Comment: Apple, what happened to you?
Tech giant seems to have run out of ideas with its latest iPhone
What happened to Apple? The iPhone X should have been a game changer.
Some experts might argue it is, but for this average self-confessed Apple fan, it doesn't feel like it. Far from it, in fact.
It is as if Apple struggled for ideas.
Where is that thrilling leap into the future we experienced when Steve Jobs beckoned and basically told us: "Buttons? Where we're going, we don't need buttons."
Should we not have some Tony Stark-like device by now?
So what marvel did CEO Tim Cook have for the 10th anniversary of the iPhone? *drumroll* A semi-Samsung.
It sounds like an entry in the Urban Dictionary. It could become a euphemism for stolen thunder. After all, Apple was beaten to the punch by the much-lauded Galaxy Note 8.
On the iPhone X web page, we're told: "Our vision has always been to create an iPhone that is entirely screen."
And now? Woohoo. You semi-managed it, Apple. The screen almost goes to the very edge. Sort of. "Sort of" could be the new company slogan.
Of the new "toys" on offer, the biggest deal appears to be the Animoji feature that "sort of" lets you be an emoji.
It feels like millennial bait.
But it does come with an extra game - "Guess how many hours it takes before you're over Animojis". Well, it's a free game at least.
Portrait lighting? Is there not a wealth of free apps to do that?
Of course, I have not got my mitts on the X itself, so this is purely from the standpoint of an Apple fan (still am, just about) watching from afar.
This release comes on the back of a number of growing issues I have had with Apple products. Each one is utterly brilliant on a technical level. But they also seem to lack an understanding that humans need to use them.
The name used to say it all. Apple. Warm, organic, friendly.
The aesthetics mattered. It was designed for you.
Compare that to the cold slap of plastic delivered by the functional beige of PC and Android.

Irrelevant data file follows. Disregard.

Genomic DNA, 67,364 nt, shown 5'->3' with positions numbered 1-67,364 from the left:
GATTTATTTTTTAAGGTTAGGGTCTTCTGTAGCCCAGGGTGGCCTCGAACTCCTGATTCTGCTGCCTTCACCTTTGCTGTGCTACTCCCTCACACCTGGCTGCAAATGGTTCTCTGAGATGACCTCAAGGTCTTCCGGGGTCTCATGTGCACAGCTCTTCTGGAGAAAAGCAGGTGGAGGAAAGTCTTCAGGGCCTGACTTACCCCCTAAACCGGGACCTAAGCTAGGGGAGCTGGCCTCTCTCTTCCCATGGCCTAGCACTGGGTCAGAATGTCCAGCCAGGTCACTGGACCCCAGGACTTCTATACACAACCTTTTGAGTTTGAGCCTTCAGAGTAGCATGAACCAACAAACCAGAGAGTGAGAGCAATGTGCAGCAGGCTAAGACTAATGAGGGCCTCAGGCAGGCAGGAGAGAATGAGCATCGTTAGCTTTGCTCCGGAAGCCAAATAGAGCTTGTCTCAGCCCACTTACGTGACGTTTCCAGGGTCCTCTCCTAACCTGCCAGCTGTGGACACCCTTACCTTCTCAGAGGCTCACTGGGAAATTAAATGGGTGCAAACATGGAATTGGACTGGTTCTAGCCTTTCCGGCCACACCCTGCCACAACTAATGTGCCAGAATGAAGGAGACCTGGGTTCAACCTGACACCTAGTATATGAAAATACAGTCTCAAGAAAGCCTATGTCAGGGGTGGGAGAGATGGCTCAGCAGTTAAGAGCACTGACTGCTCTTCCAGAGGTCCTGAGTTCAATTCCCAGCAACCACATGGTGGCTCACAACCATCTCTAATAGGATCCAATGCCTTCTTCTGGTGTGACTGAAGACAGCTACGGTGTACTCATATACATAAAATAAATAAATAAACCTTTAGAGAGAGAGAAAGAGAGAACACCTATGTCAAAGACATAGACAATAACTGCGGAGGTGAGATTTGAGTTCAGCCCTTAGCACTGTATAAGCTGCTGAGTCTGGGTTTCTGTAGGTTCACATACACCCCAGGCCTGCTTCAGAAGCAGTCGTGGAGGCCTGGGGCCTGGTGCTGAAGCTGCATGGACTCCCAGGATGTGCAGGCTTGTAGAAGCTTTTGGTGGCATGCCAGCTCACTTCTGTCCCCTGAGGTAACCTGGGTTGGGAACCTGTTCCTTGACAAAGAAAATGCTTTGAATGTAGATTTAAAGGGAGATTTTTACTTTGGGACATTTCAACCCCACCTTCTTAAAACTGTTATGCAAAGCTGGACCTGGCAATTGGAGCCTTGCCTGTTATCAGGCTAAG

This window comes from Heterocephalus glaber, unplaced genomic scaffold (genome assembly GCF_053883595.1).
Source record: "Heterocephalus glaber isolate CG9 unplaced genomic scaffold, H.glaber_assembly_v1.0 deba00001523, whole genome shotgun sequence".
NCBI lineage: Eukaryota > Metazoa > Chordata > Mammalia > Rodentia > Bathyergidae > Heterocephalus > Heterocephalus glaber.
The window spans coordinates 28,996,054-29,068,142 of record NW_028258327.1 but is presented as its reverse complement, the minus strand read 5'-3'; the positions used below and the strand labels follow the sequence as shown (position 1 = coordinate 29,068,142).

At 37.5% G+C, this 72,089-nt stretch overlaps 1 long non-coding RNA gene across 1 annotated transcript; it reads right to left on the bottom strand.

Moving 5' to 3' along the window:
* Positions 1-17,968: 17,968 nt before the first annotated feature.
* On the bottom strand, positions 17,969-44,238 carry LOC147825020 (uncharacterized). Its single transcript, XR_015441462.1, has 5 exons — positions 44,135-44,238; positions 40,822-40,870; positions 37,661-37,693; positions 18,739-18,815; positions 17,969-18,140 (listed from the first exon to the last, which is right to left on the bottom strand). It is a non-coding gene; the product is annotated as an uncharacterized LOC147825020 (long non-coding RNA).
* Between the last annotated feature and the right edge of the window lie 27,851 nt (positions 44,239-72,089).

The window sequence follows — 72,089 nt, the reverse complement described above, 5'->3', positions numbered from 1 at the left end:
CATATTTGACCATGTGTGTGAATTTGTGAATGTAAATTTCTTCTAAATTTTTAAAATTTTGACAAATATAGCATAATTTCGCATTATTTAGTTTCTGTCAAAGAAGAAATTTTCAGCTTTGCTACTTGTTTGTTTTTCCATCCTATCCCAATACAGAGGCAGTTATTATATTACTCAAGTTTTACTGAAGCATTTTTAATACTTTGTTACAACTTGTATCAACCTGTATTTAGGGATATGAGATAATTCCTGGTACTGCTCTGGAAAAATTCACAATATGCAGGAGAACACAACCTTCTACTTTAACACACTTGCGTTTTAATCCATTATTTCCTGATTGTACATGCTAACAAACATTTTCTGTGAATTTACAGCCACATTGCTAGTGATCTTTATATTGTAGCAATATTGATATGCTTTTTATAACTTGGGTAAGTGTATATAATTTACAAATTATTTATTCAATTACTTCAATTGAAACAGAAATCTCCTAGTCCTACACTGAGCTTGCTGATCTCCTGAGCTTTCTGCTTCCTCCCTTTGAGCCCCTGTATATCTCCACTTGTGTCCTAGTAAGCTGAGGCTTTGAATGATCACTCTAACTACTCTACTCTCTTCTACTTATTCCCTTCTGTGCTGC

It used to be that when Apple broke from convention, it was because it had a great reason and offered the alternative.
It spawned great ideas. The kind of ideas companies dream of getting. Ideas so good, customers said: "I need that in my life. Here is my money."
But in recent years, Apple's approach feels more like: "We got rid of this thing. You still want to use the old tech, go buy the extra parts, caveman."
This approach could be seen as benevolence to third-party vendors, but to regular customers, it is a challenge. "Leave us if you dare".
Every phone we have is a marvel that just 10 years ago seemed like science fiction. To be honest, it is shocking how little we utilise what we have.
You can shoot, edit and score an entire film on an iPhone. Months of music can be contained. Years worth of pictures, too. They are our remote limbs. They contain most of our lives, and they are wonderful.
So while the technology is astounding, iPhone X having front-camera portrait mode, face-scanning and that Animoji feature, it does not have that leap forward for the user. It is a variation on the same past few iPhones.
And that price tag. We don't get the catchy US$999 the America has. Ours will be from S$1,648 . That's "from". It's S$1,888 if you want the 256GB.
Does paying that much exclude me from my phone telling me it has failed to back up to iCloud for the umpteenth time? This is not your phone being an information hub. That is your phone being a nag. And about an issue know nothing about. It may as well keep asking if I've resolved the Nordic Fisheries commission.
Apple may be ahead of the curve sometimes. But while Apple used to show off the ultimate objects of tech desire, they now leave a fair bit to be desired.
The Apple pencil is the device iPad users had been crying out for. And it works brilliantly.
But the design? Apple hasn't provided a way for it to travel with the iPad. How to charge it feels like an afterthought involving tiny and very losable pen caps, equally losable mini adaptors, or having it stick out from your iPad in a way that's just begging to be snapped off by accident.
There are too many design issues now for a company that still sets out its stall as the design that everyone follows.
Where once Apple had a family, it now has a bunch of products. Which all seems whiny. Very first-world issues.
But it's that moment you realise the band you used to love, the one you would happily follow on tour and get the T-shirt every time, has lost it.
You hope it can get its groove back.
Apple needs to regain its wow factor. Time to be more human again.